Monday, September 26, 2011

All quiet on the border front


Malaysians flocking to the Thai town of Golok for cheap food and shopping are as much victims of bomb blasts that target sleazy entertainment joints that supporters of a militant movement frown upon.

So how’s Golok? I asked a supervisor at a parking lot in Rantau Panjang next to the Golok River that separates Kelantan and Thailand’s Narathiwat province.

“Look at the car park. It is practically empty. Usually it is filled with cars,” said Mie of the RM5 a day parking lot, about 100m from the Malaysian immigration check point.

Four days after the triple bombings at Golok in Narathiwat province that killed four Malaysians (including a three-year-old boy) and a Thai national, and injured 50 people, Malaysians are staying clear of the border town in Thailand’s restive deep south.

“Are you going in without a passport?” Mie asked as I negotiated for a motorcycle ride into Golok town about 2km away.

I raised my eyebrows.

“There are men who don’t use their passport so that their wives won’t know they’ve been to Golok,” he said.

I asked him if it was safe to venture into Thailand without using a passport.

“Actually can. It is just a matter of whether in your heart, you feel safe,” said Mie.

“If you want to be safe, the hotel to stay in Golok is Genting Hotel (which has no relation to the famous resort in Pahang).

“It (the hotel) is closer to the Malaysian border – therefore clearer Malaysian mobile phone reception – and further from central Golok,” my colleague Syed Azhar told me.

“Don’t stay in Marina (in central Golok). It is located next to the entertainment centres, and can be a target.”

Room 904 in Genting Hotel has stained carpets and the smell of stale cigarette smoke permeated the air.

It was as if the room represented Golok.

“Where did the bombs go off?” I asked the bellboy in Malay.

The bellboy, a Thai Malay Muslim, pointed towards central Golok, about 2km away.

“Toom toom there at Marina Hotel and Merlin Hotel,” he said. “Now Malaysians are afraid to come to Golok.”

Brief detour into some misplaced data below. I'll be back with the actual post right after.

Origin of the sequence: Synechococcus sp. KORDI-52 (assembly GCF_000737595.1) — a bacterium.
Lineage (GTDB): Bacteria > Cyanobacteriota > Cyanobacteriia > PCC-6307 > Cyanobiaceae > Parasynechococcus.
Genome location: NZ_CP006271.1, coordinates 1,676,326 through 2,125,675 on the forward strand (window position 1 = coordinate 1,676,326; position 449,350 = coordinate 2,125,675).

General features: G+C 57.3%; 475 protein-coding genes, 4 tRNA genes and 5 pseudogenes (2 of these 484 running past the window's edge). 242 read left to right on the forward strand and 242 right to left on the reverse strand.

Once I had unpacked and hidden my iPad and passport under the bed, I went to look for a motorcycle taxi.

Pai toom toom,” I told the driver in the little Thai that I knew (in Thai, pai means “go”).

He smiled and nodded his head. And he drove me to YB Karaoke, a greenish-coloured joint. Seated outside were smiling female GROs (guest relations officers) with brownish tinted hair and slender bodies.

There was no sign of “toom toom”.

Oops, I realised it was a classic case of “lost in translation”. He thought I wanted “boom boom”.

Boom boom, I was told, is the main reason Malaysian men visit Golok.

But that night there weren’t any. There were no Malaysian men with sweet, young Thais hanging on to them in Sin City.

The other Malaysians drawn to the border town are families on the lookout for cheap food and shopping.

“Boom! boom!” I told the driver with a tone that sounded like a bomb blast. And he understood that he had taken me to the wrong place.

The three bombs hidden in two motorcycles and a car set off a few minutes apart on Sept 16 night targeted two karaoke joints and a popular eatery near the Merlin and Marina hotels.

The bomb that killed the Malaysians was hidden in a car parked near the eatery. The place had an eerie, abandoned atmosphere to it.

Across the eatery, in Merlin hotel, a shattered glass pane has still not been replaced.

The day before I visited Golok, I was in Universiti Utara Malaysia in Kedah to interview Duncan McCargo, an expert on Thailand’s Deep South conflict.

I asked him why Golok was targeted.

“I don’t know who did it. Or what their particular motive was,” he said.

“But clearly this kind of incident is very effective in harming trade, in reducing the income that these communities receive from people coming from Malaysia.

“Many of the people who sympathise with the militant movement don’t like the entertainment industry.

“They don’t like bars, they don’t like prostitution and they don’t like a lot of the things that they see as symbols of the activities in Sungai Golok.

“And they don’t like the tourists going across the border to patronise those kinds of services, which they can’t necessarily access in Malaysia.”

In case you’re curious, no, I did not have the time for an ancient Thai massage with a happy ending.